Review: DARK SHADOWS
There was consternation expressed by some was that the trailer, full of slapstick comedy, was making a mockery of the original Soap Opera. It was then that I heard for the first time of this show that played for some 1,200 episodes, ending in 1971, the year before I was born. Apparently it was a show filled with the usual genre tropes, from zombies to werewolves, with a dashing lead in the form of Barnabas Collins, resident of Maine and certified Vampire.
None of this, thankfully, is remotely necessary for you to know going into the film. In fact, it's better probably if you don't. For that trailer I mentioned made the whole thing feel like it'd be some mad pastiche, a complete tounge-in-cheek take on the story of a Vampire entombed in the late 1800s only to awake in 1972 ('twas a good year, as per above).
One thing I found pretty startling - nearly every comedic moment of the film was plowed into the trailer. If you've seen the trailer, you've had each and every joke or amusing moment spoiled well ahead of time. I can only assume the (packed) preview audience was aware of this, as even semi-funny lines referring to Barnabas being "stoned" back in the day, and it not killing him, generated nary a guffaw. There were a couple moments where in context the humour was allowed to shine, but for all intents and purposes these winking moments fell flat.
Equally startling was the time the film took to get to this place of lighthearted parody. A good chunk of the first act is a relatively straightforward, Gothic-lite recalling of the story of the Collins family. With an affected mid-Atlantic accent, Depp's narration tells the tale of a man led literally off a cliff because of love, only to be cursed into a Vampiric form. Chained and buried, he's uncovered by an unwitting group of construction workers erecting certain golden arches which he mistakes for the mark of Mephistopheles.
Perplexed by the likes of pavement and oncoming vehicular traffic, these bat-out-of-water moments are when the film is at its best, poking gentle fun at the preposterousness of the narrative. Depp is appropriately dour and stiffly presented, and does a decent job at maintaining his tone throughout. When we meet the family, from touchstone Helena Bonham Carter to Michelle Pfeiffer's reintroduction into a Burton ensemble, they all play with appropriate heightened air.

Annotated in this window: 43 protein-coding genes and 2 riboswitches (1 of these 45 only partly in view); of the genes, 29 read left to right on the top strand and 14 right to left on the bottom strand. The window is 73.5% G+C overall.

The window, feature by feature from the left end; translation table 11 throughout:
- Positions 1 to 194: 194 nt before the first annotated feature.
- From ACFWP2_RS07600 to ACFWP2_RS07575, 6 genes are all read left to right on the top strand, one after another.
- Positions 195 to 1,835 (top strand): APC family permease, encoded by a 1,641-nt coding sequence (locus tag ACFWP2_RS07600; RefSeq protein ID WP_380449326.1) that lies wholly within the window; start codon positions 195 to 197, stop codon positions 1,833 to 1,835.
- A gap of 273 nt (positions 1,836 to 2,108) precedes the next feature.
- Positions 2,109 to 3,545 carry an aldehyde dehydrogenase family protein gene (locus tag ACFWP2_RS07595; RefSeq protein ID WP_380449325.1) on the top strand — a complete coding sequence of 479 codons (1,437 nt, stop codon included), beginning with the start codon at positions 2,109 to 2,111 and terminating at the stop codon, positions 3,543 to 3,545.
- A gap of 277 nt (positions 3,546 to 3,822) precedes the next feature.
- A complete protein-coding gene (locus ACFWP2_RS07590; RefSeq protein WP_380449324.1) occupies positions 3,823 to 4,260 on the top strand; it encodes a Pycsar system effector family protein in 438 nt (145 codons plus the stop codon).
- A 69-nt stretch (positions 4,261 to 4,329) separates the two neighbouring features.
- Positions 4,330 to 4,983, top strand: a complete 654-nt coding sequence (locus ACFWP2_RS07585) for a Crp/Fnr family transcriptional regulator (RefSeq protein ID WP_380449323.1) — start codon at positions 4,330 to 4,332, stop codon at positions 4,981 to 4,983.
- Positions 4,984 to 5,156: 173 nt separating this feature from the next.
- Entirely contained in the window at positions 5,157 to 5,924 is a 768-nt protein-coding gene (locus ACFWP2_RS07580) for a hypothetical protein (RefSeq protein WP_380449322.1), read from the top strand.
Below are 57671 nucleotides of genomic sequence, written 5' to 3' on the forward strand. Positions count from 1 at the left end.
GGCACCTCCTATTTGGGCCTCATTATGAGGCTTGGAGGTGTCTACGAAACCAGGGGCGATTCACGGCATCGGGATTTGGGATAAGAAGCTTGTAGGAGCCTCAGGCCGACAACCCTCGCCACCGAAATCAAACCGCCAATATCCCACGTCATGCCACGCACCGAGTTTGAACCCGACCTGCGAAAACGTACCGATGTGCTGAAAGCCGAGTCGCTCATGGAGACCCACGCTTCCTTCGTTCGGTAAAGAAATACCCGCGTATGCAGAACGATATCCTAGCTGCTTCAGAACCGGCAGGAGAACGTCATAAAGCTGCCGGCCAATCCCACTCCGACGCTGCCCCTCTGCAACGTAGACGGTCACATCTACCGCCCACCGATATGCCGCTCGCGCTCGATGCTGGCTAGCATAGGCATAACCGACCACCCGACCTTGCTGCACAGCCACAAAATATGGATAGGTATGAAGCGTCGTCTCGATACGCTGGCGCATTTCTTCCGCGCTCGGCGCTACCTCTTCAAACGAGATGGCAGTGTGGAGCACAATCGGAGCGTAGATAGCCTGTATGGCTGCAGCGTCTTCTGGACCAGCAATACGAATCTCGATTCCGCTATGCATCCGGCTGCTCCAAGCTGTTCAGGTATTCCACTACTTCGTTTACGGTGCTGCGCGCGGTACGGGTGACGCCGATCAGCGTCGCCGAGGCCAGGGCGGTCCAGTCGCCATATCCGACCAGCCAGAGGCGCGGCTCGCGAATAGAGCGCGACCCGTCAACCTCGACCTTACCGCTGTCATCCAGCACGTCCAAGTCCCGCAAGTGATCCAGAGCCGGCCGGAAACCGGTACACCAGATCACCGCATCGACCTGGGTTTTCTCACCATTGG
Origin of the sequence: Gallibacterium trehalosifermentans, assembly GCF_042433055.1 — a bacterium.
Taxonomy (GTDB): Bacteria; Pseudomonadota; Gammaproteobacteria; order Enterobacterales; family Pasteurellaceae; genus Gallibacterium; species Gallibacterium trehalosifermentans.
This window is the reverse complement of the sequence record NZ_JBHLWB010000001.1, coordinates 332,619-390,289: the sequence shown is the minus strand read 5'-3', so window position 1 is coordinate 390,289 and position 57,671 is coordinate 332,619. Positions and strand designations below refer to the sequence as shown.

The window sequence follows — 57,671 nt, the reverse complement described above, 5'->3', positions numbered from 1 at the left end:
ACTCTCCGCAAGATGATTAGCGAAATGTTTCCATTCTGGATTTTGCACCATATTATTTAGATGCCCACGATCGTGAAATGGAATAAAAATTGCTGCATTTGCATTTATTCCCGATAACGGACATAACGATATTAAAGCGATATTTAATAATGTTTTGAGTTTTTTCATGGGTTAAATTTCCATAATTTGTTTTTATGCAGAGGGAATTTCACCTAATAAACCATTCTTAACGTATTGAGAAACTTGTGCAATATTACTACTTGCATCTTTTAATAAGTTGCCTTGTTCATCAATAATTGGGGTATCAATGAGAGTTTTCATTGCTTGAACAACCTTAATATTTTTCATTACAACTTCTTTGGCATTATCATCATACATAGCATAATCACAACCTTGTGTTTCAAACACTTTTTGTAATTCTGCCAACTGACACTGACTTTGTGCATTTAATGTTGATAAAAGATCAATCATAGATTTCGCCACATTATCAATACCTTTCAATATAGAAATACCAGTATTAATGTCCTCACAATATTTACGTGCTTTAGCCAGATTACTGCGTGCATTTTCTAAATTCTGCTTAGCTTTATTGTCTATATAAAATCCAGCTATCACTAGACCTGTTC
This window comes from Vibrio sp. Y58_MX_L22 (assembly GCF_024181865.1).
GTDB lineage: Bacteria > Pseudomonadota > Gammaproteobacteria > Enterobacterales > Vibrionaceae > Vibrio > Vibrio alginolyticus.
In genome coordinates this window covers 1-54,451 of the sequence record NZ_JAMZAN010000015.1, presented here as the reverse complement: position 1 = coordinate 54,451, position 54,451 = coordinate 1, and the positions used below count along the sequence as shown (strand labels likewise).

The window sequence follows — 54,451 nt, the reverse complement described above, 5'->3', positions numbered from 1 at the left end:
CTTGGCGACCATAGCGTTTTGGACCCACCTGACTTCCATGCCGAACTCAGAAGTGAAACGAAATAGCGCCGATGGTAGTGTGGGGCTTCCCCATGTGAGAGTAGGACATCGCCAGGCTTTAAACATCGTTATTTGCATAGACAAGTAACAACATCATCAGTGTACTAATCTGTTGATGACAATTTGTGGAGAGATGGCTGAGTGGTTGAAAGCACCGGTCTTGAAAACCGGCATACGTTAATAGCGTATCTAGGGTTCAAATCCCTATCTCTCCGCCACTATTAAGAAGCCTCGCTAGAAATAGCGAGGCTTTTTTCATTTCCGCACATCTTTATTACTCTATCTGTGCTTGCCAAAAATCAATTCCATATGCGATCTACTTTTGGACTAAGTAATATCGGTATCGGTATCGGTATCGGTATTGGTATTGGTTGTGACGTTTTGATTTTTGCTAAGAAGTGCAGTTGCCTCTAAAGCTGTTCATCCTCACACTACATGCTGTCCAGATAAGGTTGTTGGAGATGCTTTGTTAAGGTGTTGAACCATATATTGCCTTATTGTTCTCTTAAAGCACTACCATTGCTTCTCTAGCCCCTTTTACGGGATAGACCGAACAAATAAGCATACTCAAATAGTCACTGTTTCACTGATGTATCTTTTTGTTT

As per anything sourced from the likes of a Soap Opera, the film's tale is appropriately ribald. While visually chaste, we do get loads of heaving cleavage, feigned moments of passionate supernatural coitus, and even a chaste Fellatio gag and adolescent masturbation joke between the youngsters.
Much of the film stumbles along quite affably. Burton's eye for visual detail is of course well established, but I found myself quite taken with, of all things, the splendid costumes. Normally not someone who immediately is drawn to the articles of clothing on screen, I found that there were some delightfully evocative choices for many of the characters. Pfeiffer looks radiant as always, and Eva Green more than makes for a believable seductress. HBC is made to look odd and frumpy at times, yet she too shines at key moments. From his fine suits to perfectly selected sleepwear, Depp's Barnabus is yet another wonderfully realized character from a visual perspective.
Soon, however, things run out of steam. The gags become more and more laboured, the footing of the story as uncertain as the craggy cliffs whose image is cut to throughout the film. In fact, for the last reel of the film, the movie completely dislodges from any of its lightness and devolves into entirely what you may fear this film to be from the outset. I guess it should come as no surprise, this is based on a front-heavy concept that manifestly refused to conclude after over a thousand episodes. This is sourced from a tale that's all setup and no payoff, and so when the film attempts to draw narrative threads to a close, and throws in a minor twist at the end that would be a shock to only the most somnolent of audiences.
I don't envy those marketeers that had to try and sell to a Vampire-weary audience a film such as this. The changes in tone are almost manic, and while it ruins much of the enjoyment of the actual watching, you can at least see why the choice was made to emphasize the lighter moments. When things do take a turn for the serious, it's burdened by numerous clunky moments and odd character beats, including some shockingly awkard moments during the grand finale added, I suspect, to appease whatever fans of the original may be clambering for.
This is a project initiated by Depp's fondness for the source, and like the stories of its central characters, the films failures are due in part to its attempts to serve many masters. In total, the film's a meandering, almost schizoid pastiche of a number of story types, but it has for much of the running time a style that's at least pleasing to gaze at. Dark Shadows may not be particularly illuminating, nor can its final sequence be described as anything less than awkward, but it has a certain hypnotic charm that for some reason, for some of the film, actually manages to work. It maybe a play on words for a Vampire flick to be described as not entirely sucking, but this is about the level of (backhanded) comment that can be mustered.
Watch it for a few fun cameos, some silly sequences and scene (and neck) chewing by Depp, and you may get your money's worth out of a film that I fear may quickly be buried by an other, more esteemed (by some) blockbuster currently enjoying a hulking box office haul.